Obama Needs A Citizen Experience Officer

Bruce Nussbaum’s excellent Business Week blog has a post called Letter to President-Elect Obama: Here’s How To Build Your Innovation Dream Team. It recommends candidates for roles in Obama’s administration and also identifies a couple of new roles: Chief Innovation Officer and Creativity Advisory Board. 

I agree with Nussbaum. President-Elect Obama needs to make significant changes in the way government operates and should infuse innovation and design thinking into his administration. But I would also propose another position: Citizen Experience Officer

I often advise large organizations (banks. retailers, telcos, etc.) to put an executive in charge of their customer experience efforts; creating a position like Chief Customer Officer if they are committed to making improvements. These execs motivate, coordinate, and accelerate the focus on customers across an organization. 

If President-Elect Obama wants to significantly improve the relationship between the US government and the US people, then a Citizen Experience Officer (the public sector version of a Chief Customer Officer) makes a lot of sense. What would a Citizen Experience Officer do? As the rest of the Cabinet overhauls governmental policies, this person can help make the government easier to work with, one interaction at a time.

In particular, a Citizen Experience Officer could:

  • Establish a comprehensive Voice-Of-The-Citizen program to make sure that the needs of citizens are driving the design of all interactions and are incorporated in decision making.
  • Improve the usability of federal government Websites and other self-service channels like kiosks and phone self-service to lower the cost of interactions.
  • Make all government communications (instructions, etc.) easier to understand so that government will become more accessible.
  • Redesign processes to make them more citizen-friendly and to simplify interactions with government agencies.
  • Develop and execute a communications and training plan for government employees to infuse a citizen-centric focus across all government organizations.
  • Share best practices for citizen-centricity across federal agencies and departments.

The bottom line: It’s not audacity to hope for better government experiences

Written by 

I am an experience management transformist, helping organizations improve business results by engaging the hearts and minds of their customers, employees, and partners. My "job" is Head of the Qualtrics XM Institute. The Institute is still being established, but our goal is to help organizations around the world thrive by mastering Experience Management (XM). As part of this focus, I examine strategy, culture, interaction design, customer service, branding and leadership practices. And, as many people know, I love to speak about these topics in almost any forum. Prior to joining Qualtrics, I was managing partner of Temkin Group (leading CX research, advisory, and training firm), co-founder and chair of the Customer Experience Professionals Association (CXPA.org), and a VP at Forrester Research. I'm a fanatical student of business, so this blog provides an outlet for sharing insights from my ongoing educational journey. Check out my LinkedIn profile: www.linkedin.com/in/brucetemkin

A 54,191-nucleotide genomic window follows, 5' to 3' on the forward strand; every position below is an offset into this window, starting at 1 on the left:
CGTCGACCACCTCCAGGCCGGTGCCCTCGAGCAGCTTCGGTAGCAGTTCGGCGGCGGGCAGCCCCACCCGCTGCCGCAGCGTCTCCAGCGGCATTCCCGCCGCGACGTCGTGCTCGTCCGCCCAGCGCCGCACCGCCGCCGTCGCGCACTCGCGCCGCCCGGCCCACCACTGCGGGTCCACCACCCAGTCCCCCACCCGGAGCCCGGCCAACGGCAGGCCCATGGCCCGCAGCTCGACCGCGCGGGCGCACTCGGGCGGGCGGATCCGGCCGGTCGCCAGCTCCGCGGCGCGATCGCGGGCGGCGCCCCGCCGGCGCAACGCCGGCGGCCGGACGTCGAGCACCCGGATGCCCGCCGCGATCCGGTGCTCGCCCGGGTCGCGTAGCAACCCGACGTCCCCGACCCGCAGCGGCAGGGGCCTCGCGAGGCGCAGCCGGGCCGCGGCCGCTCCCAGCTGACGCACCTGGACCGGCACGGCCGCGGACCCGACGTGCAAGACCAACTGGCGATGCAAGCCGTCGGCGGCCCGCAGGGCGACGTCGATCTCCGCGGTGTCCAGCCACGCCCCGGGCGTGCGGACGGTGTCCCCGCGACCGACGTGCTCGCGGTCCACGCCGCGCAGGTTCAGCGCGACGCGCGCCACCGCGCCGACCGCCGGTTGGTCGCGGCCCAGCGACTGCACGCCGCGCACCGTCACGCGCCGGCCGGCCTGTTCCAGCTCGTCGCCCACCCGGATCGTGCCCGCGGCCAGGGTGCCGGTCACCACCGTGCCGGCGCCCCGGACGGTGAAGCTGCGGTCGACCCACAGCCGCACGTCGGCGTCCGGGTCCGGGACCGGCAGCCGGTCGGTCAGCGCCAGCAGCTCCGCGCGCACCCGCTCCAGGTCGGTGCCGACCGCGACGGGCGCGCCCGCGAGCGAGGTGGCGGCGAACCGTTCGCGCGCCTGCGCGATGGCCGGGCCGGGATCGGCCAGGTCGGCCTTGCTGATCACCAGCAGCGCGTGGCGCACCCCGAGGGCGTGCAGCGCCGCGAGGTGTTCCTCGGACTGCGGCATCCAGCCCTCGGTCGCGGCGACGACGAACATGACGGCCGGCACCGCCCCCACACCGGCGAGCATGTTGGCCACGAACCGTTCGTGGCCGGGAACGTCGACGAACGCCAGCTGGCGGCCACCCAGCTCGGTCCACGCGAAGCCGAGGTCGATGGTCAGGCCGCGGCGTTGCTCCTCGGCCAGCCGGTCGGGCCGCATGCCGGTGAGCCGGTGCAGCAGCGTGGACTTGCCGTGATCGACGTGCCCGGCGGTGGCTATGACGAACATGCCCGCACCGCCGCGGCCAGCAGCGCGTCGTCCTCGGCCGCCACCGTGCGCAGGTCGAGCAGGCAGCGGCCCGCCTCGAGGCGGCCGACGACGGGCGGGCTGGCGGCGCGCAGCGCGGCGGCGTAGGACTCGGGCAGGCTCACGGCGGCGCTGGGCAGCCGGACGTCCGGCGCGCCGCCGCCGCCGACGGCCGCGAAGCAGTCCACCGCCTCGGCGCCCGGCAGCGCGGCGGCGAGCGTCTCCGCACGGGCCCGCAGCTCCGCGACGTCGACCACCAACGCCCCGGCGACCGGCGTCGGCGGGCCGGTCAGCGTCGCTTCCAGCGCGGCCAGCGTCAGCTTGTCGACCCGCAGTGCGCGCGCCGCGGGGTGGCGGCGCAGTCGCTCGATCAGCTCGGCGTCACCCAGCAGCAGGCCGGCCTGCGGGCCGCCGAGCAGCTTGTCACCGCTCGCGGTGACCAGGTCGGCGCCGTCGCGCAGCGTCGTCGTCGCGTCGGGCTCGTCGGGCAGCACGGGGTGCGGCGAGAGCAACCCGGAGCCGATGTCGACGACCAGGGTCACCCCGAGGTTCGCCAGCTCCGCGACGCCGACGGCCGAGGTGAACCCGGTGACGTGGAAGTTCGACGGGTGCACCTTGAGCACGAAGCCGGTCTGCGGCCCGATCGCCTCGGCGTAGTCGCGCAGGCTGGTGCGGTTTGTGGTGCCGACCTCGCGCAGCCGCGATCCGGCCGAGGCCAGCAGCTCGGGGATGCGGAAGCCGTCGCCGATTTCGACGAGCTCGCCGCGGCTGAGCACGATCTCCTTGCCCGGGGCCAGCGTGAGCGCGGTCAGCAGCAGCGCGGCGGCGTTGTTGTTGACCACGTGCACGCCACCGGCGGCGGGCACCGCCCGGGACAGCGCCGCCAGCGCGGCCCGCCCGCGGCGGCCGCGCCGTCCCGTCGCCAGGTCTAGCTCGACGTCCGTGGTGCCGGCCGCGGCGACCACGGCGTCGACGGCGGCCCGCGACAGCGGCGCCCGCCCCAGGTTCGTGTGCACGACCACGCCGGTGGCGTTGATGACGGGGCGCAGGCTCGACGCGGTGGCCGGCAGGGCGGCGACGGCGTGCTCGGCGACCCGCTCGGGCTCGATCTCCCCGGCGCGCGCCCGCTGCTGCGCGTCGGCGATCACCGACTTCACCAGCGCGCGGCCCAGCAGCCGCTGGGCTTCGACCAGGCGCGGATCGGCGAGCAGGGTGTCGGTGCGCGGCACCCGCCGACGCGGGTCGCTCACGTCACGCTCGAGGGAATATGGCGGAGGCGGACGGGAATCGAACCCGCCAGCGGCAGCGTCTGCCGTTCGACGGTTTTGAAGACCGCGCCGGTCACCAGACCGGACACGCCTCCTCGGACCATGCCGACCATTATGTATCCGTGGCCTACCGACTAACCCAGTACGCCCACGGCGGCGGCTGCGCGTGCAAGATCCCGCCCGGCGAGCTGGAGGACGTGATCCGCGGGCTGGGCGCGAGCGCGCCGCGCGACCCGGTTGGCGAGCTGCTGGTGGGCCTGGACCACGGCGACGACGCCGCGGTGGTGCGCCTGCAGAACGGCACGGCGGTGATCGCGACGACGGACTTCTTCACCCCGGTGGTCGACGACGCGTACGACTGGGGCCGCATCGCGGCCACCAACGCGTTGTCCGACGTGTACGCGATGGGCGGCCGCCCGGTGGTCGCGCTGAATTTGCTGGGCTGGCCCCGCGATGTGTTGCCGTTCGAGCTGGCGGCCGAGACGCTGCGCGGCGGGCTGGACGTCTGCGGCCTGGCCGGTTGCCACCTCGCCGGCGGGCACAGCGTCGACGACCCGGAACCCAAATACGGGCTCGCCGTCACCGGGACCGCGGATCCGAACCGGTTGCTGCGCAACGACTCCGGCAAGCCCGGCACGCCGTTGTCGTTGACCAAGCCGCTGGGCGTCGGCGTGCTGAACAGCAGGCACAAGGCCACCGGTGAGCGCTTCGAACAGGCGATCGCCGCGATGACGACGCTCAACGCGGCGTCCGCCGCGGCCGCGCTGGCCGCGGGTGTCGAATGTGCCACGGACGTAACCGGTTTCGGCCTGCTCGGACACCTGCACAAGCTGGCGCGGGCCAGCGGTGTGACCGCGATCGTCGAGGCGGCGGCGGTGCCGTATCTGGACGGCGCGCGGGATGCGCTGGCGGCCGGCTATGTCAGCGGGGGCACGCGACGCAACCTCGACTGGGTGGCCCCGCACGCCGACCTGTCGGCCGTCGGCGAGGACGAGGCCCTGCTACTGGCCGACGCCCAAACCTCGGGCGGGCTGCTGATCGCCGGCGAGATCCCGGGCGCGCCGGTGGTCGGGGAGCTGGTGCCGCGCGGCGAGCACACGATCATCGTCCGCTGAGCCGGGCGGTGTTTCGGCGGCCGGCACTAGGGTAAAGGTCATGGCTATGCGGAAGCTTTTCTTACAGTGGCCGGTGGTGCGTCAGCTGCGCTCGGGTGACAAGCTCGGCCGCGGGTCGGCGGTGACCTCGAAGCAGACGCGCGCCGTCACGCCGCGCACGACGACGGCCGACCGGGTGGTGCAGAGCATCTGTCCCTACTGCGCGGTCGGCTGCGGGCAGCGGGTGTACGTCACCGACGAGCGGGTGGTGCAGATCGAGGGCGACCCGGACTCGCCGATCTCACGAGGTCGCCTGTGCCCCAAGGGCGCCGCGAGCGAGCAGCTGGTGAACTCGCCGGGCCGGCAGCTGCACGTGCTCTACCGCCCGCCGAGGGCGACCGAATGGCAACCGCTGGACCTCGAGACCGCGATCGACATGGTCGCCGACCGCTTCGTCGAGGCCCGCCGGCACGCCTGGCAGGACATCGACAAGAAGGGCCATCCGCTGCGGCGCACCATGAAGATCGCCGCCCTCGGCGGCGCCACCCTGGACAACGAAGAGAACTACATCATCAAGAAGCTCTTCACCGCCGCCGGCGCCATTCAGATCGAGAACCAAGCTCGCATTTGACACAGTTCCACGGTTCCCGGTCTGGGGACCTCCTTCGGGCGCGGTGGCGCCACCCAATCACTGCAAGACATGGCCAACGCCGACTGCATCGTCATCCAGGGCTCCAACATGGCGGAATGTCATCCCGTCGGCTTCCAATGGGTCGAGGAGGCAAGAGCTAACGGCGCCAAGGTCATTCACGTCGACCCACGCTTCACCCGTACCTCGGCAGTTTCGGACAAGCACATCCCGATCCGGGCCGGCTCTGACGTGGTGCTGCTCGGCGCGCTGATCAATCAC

5 thoughts on “Obama Needs A Citizen Experience Officer”

  1. I think that a Voice-Of-The-Citizen program is a serious indictment of a democracy. Executives in companies need VOC programs to inject customer perspectives into their shareholder-focused (or employee-focused) organizations. But if a government isn’t inclined to be responsive to the needs of the electorate that put it there, will a Chief Citizen Experience Officer with a VOC program make a difference?

    Perhaps the CCEO needs to focus on dismantling VOL programs (Voice-Of-The-Lobbyist).

  2. Jonathan: I don’t see the need for a Citizen Experience Officer as an indictment of democracy. Maybe in some idealistic way we’d like the government to focus every action on the needs of citizens, but that’s not how any large organization works; and the government is a VERY LARGE organization. As such, the government is subject to the same 6 laws of customer experience as other large organizations, like people are inherently self-centered and employees do what is measured, incented, and celebrated. I’d keep the Citizen Experience Officer away from overall policies and politics (the domain of lobbyists) and have him/her focus on how the government interacts with citizens.

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